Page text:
IT WAS THE FA­MIL­IAR STORY OF THE OC­CU­PIERS BE­HAV­ING BADLY

The Weekend Australian - Review - - Books - John Zubrzy­cki

the pop­u­lar ruler, Dost Mo­hammed, who was al­legedly lean­ing to­wards the Rus­sians, with the ex­iled king Shah Shuja. The states­man Mountstu­art El­phin­stone warned his su­pe­ri­ors that while a suf­fi­ciently large force might be able to take Kabul and place Shuja on the throne, main­tain­ing him in a poor, cold and re­mote coun­try among a tur­bu­lent peo­ple such as the Afghans was a hope­less un­der­tak­ing. In­stead of re­main­ing neu­tral to­wards the Rus­sians, the Afghans would be­come dis- af­fected and join any side that would drive the Bri­tish out.

Though this is pri­mar­ily a nar­ra­tive of colo­nial mis­ad­ven­ture and the ma­ligned mo­tives of its key pro­tag­o­nists, Dal­rym­ple draws par­al­lels with the first Afghan war and the USled mis­sion to drive out the Tal­iban af­ter 9/11.

The Army of the In­dus, as the Bri­tish force was dubbed, went into Afghanistan ut­terly un­pre­pared (one reg­i­ment em­ployed two camels to trans­port its stock of cigars, an­other trav­elled with a pack of fox­hounds). Hawk­ish mil­i­tary chiefs ig­nored the ad­vice of more sea­soned ob­servers on the ground. Although the ini­tial takeover was a rel­a­tively easy and blood­less af­fair, the course of the oc­cu­pa­tion was ham­pered by im­pe­rial hubris.

Once the Bri­tish found that Afghanistan brought lit­tle in the way of profit for the oc­cu­py­ing forces, they be­gan look­ing for an exit strat­egy. Bri­tain’s gov­er­nor-gen­eral in In­dia, Lord Auck­land, was in­structed to train up a lo­cal Afghan army to sup­port Shah Shuja, but the king saw this as un­der­min­ing the tra­di­tional net­work of pa­tron­age be­tween him and the no­bil­ity, who had their own cavalry. It also left un­re­solved the ques­tion of whose or­ders the army would fol­low, those of the ruler or their pay­mas­ter, the Bri­tish.

At the same time Shuja was in­creas­ingly tainted by his as­so­ci­a­tion with the Bri­tish in­fi­dels and the grow­ing per­cep­tion he was a pup­pet ruler. The mul­lahs be­gan omit­ting the king’s name from Fri­day prayers and Bri­tish troops came un­der spo­radic at­tacks. When the news came that Dost Mo­hammed had es­caped cap­tiv­ity in Bukhara by brib­ing his guard, the po­lit­i­cal agent in Kabul, Wil­liam Mac­naghten, wrote: ‘‘ The Afghans are gun­pow­der and the Dost is the lighted match.’’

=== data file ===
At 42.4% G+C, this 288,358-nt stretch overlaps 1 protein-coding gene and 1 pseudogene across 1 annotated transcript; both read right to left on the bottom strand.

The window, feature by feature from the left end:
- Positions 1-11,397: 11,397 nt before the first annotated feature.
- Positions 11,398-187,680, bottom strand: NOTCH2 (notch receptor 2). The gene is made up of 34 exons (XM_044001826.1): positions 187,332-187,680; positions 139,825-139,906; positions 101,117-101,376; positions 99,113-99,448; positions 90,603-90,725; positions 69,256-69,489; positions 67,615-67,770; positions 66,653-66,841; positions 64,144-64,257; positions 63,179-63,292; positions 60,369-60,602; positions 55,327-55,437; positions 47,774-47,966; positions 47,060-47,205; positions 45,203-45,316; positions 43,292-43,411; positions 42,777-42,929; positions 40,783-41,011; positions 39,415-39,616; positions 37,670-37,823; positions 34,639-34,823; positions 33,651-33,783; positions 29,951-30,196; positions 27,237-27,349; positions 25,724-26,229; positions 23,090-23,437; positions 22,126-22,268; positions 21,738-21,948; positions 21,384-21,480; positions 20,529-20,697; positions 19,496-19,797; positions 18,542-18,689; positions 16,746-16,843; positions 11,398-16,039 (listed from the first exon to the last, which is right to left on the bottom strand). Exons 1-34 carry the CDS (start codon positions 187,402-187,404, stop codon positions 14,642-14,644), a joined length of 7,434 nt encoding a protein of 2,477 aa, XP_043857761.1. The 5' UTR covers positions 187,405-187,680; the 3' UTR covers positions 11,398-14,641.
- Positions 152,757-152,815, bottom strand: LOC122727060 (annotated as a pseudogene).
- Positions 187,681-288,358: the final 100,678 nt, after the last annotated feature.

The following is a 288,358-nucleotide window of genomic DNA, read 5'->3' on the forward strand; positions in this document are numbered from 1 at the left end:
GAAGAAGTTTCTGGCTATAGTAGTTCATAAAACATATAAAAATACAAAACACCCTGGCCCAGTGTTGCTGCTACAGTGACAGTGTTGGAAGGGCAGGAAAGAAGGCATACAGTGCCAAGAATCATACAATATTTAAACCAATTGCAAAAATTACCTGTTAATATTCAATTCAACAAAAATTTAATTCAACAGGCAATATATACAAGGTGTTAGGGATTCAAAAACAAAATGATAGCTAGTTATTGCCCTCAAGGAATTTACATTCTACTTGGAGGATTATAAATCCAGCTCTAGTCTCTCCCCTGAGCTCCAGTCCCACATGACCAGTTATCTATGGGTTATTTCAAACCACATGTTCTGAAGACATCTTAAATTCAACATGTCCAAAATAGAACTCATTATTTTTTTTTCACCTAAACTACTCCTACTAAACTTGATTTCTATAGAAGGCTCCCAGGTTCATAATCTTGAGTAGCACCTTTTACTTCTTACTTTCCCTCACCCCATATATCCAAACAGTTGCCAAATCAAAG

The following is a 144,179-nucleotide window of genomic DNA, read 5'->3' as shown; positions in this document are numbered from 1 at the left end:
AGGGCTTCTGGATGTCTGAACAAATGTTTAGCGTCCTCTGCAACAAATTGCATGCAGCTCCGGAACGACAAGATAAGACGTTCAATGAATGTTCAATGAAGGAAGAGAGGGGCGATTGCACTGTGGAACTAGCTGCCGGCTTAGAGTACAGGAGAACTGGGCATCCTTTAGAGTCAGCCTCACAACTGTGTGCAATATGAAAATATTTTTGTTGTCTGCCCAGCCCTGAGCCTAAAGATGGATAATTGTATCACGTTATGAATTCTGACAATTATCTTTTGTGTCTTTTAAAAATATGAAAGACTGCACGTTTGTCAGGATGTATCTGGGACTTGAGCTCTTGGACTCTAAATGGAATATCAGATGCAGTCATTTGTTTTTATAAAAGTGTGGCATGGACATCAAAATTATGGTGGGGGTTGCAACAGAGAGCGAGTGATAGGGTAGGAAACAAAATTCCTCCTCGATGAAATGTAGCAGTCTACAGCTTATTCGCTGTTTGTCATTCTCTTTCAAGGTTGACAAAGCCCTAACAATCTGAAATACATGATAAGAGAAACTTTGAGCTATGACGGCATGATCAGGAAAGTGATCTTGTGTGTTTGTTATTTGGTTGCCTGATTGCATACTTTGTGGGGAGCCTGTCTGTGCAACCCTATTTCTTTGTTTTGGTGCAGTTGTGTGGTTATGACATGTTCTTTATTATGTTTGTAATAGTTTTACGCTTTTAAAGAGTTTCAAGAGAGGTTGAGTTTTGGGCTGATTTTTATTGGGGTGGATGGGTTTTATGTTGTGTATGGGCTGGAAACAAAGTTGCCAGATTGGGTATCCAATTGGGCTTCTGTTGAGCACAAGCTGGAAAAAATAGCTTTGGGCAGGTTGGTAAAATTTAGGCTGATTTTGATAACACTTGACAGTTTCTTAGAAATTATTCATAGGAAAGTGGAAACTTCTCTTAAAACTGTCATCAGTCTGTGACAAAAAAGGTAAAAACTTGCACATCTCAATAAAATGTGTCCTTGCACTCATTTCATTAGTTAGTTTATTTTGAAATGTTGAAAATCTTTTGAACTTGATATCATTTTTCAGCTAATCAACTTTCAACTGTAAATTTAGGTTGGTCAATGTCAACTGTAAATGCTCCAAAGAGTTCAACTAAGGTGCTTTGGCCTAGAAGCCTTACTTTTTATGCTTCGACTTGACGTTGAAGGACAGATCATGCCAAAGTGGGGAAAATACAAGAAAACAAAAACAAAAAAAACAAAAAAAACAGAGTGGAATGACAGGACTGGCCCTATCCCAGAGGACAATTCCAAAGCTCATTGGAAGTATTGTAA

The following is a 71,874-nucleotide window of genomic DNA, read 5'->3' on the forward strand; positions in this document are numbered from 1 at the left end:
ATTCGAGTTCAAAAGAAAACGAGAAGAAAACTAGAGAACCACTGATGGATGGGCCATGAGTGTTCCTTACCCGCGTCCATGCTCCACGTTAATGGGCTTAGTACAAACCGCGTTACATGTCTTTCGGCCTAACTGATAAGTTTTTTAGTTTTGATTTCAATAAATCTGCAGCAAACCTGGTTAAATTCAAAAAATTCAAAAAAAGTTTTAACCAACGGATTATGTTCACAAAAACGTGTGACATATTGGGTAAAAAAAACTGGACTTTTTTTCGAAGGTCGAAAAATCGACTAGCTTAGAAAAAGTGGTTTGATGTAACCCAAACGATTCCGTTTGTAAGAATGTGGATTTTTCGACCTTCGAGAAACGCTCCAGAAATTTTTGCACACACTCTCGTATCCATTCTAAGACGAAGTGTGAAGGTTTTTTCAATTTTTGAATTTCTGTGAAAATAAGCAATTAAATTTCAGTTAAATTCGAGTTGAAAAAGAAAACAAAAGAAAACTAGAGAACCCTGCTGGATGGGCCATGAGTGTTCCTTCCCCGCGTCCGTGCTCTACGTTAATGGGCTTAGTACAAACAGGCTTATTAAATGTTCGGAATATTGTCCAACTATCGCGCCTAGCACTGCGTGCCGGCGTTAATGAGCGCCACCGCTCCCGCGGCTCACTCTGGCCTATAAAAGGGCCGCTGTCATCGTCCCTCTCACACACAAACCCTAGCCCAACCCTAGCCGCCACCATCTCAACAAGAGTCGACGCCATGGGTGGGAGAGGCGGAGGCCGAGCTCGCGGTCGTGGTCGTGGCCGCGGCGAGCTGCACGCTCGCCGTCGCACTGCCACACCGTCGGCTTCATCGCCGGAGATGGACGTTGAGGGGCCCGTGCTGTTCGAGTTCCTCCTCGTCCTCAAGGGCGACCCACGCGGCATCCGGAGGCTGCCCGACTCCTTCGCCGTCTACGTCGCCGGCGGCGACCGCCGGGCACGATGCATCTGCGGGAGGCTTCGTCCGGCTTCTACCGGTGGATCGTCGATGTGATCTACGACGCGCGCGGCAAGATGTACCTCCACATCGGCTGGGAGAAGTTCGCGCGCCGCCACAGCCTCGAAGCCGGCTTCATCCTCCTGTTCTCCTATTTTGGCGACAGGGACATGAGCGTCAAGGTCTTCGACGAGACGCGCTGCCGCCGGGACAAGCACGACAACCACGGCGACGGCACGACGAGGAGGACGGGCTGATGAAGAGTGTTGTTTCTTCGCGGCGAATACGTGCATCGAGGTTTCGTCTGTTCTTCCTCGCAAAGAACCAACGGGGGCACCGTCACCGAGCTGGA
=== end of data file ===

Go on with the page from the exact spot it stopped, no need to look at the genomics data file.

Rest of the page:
Dal­rym­ple’s use of Afghan sources comes to the fore when nail­ing down the causes of the upris­ing. He draws on the work of the con­tem­po­rary chron­i­cler Mirza ‘ Ata Mo­ham- mad to show the trig­ger for the upris­ing was the grow­ing anger of the nobles with the Bri­tish oc­cu­pa­tion, in par­tic­u­lar the de­ci­sion to cut the al­lowances of the Ghilzai chiefs, the sidelin­ing of Shuja and the sack­ing of his vizier Mul­lah Shakur.

But it was the fa­mil­iar story of the oc­cu­piers be­hav­ing badly that would light the match that started the fi­nal con­fla­gra­tion. In the words of one con­tem­po­rary Afghan source: ‘‘ The English drank the wine of shame­less im­mod­esty, for­get­ting that any act has its con­se­quences and re­wards.’’

The most li­cen­tious of th­ese, the ex­plorer, sol­dier and spy Alexan­der Burnes, was the first to be killed, his head­less body ‘‘ left in the street to be eaten by the dogs of the city’’. Iron­i­cally it had been Burnes who had ar­gued most strongly against de­pos­ing Dost Mo­hammed. His neme­sis, the hawk­ish Mac­naghten, met an equally grue­some end, his sev­ered head dis­played on a spear in the Char Chatta bazaar.

Dal­rym­ple also re­veals that the Afghan re­sis­tance was far more frac­tured than com­monly re­alised. Some groups were pro-Shuja, but merely wanted to get the Bri­tish out. Oth­ers wrapped them­selves in the cloak of re­li­gion and ji­had.

In the end, how­ever, the Bri­tish never stood a chance. Their poorly de­fended can­ton­ment, built on a flat plain over­looked by en­emy for­ti­fi­ca­tions, rapidly ran out of food, water and am­mu­ni­tion. When the de­ci­sion to re­treat from Kabul was made, the re­main­ing troops, their wives, chil­dren and camp fol­low­ers set off across the snow-cov­ered passes that blocked the way to the Bri­tish gar­ri­son at Jalalabad. Those who didn’t drop to ‘‘ a ten-ru­pee jezail’’ died from frost­bite and star­va­tion.

The fi­nal with­drawal of West­ern troops from Afghanistan next year will be a more or­derly af­fair. A large, well-trained Afghan army and po­lice force will step into the vac­uum left be­hind by the US and its al­lies. Elec­tions next year will mark the tran­si­tion from the Hamid Karzai era to a more le­git­i­mate and, it is to be hoped, more com­pe­tent lead­er­ship.

But the lessons of his­tory laid out so dis­pas­sion­ately by Dal­rym­ple sug­gest that rather than be­ing the endgame, this lat­est war will be merely an­other chap­ter in the re­cur­ring nar­ra­tive that is Afghanistan’s tur­bu­lent his­tory.

(1879), by Elizabeth But­ler, por­trays Wil­liam Bry­don ar­riv­ing at Jalalabad in the first Afghan war

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